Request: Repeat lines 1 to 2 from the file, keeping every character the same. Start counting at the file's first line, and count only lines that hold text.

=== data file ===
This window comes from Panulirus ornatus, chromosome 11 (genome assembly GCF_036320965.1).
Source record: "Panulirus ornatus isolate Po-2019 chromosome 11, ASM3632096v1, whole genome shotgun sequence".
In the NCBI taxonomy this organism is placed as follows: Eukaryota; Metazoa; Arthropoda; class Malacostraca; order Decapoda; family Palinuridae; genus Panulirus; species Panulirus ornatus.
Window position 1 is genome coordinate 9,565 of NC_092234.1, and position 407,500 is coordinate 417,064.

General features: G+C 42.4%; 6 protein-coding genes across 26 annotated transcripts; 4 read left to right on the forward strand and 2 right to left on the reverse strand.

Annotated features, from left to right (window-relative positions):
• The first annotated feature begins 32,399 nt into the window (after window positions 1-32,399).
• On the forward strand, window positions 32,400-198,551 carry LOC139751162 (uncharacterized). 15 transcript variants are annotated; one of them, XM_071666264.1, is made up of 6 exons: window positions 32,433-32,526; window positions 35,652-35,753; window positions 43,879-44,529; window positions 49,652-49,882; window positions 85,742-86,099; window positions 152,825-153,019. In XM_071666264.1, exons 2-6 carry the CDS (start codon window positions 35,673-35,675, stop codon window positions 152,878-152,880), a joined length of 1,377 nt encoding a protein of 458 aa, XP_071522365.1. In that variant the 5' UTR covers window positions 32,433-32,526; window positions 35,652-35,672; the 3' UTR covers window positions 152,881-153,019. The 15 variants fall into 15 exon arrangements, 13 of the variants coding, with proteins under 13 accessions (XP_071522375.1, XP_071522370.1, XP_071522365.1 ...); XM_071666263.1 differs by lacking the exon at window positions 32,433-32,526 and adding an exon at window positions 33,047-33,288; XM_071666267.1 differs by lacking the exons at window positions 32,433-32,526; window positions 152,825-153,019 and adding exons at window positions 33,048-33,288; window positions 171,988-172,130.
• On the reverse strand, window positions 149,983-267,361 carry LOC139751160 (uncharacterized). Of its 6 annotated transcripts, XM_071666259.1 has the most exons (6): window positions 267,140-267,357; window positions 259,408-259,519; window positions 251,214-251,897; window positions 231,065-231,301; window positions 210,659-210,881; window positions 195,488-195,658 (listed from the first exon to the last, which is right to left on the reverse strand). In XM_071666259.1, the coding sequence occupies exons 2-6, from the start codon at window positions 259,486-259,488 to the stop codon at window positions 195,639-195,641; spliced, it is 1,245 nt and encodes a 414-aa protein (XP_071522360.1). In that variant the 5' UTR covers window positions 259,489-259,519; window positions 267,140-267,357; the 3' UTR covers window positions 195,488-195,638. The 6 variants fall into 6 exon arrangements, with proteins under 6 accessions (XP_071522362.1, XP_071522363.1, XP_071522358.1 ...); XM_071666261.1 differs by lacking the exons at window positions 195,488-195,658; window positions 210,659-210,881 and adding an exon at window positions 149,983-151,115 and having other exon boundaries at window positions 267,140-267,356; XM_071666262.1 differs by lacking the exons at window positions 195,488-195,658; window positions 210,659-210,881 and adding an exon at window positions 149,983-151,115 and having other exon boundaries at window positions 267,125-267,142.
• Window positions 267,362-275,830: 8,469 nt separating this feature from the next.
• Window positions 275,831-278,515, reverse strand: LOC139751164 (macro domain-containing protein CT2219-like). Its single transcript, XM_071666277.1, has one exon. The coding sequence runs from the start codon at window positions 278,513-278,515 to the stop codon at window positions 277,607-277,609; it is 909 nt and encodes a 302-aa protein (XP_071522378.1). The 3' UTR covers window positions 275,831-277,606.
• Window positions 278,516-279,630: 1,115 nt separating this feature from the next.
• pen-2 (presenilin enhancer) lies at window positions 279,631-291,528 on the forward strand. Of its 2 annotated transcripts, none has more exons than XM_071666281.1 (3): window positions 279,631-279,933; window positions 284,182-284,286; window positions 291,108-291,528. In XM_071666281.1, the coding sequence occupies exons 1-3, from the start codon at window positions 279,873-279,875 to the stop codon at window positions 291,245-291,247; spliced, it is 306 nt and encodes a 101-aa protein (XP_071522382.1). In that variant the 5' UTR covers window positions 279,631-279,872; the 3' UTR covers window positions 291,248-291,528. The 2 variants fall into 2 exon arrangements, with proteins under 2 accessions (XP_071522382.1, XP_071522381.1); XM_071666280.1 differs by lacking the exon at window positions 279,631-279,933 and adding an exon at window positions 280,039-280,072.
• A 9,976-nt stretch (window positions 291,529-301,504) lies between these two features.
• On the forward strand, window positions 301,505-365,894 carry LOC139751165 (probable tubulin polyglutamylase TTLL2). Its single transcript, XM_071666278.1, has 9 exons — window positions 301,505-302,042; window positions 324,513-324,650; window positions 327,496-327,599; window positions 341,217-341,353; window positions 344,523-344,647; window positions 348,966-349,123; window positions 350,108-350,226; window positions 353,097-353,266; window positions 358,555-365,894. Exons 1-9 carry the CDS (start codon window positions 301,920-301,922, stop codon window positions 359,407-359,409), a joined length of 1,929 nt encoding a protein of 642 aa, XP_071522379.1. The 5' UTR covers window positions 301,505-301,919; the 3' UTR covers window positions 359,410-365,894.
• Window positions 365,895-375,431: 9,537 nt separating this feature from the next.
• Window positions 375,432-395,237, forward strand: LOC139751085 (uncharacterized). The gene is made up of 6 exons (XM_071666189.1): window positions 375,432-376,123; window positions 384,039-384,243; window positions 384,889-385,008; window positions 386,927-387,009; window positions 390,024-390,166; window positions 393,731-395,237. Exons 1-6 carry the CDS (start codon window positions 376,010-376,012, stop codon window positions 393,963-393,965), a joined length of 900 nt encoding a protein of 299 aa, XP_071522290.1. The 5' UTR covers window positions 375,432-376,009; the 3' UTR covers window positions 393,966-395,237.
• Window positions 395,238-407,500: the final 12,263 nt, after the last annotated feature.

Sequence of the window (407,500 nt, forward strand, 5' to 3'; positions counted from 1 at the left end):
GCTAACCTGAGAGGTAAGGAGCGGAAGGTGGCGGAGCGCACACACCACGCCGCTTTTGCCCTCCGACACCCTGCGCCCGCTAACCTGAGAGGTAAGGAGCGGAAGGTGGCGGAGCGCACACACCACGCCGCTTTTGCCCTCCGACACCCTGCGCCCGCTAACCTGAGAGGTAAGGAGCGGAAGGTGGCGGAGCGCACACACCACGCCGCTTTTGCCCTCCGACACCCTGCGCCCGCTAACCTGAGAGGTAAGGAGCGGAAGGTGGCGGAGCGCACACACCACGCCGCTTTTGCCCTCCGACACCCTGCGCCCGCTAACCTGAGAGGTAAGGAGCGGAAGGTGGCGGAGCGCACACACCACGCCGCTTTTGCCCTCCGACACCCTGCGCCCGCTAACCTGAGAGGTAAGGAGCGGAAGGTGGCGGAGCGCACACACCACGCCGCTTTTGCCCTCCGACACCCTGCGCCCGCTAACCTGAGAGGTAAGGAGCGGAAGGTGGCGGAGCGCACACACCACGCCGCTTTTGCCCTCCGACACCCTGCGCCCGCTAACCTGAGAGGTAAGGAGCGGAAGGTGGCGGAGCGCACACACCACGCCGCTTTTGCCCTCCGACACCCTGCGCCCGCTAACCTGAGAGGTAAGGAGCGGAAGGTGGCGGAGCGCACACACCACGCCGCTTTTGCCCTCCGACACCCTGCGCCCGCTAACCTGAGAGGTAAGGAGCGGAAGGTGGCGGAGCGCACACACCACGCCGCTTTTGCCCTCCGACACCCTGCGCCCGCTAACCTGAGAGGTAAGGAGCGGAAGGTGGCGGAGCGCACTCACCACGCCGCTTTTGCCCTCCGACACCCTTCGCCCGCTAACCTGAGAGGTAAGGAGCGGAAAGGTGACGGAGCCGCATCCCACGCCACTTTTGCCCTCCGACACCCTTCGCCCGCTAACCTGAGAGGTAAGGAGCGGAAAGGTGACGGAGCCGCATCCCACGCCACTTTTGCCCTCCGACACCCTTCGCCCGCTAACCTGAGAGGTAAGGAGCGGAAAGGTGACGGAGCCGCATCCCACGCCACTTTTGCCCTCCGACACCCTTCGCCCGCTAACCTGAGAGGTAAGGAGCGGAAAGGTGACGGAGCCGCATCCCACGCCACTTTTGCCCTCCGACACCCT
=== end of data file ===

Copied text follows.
This window comes from Panulirus ornatus, chromosome 11 (genome assembly GCF_036320965.1).
Source record: "Panulirus ornatus isolate Po-2019 chromosome 11, ASM3632096v1, whole genome shotgun sequence".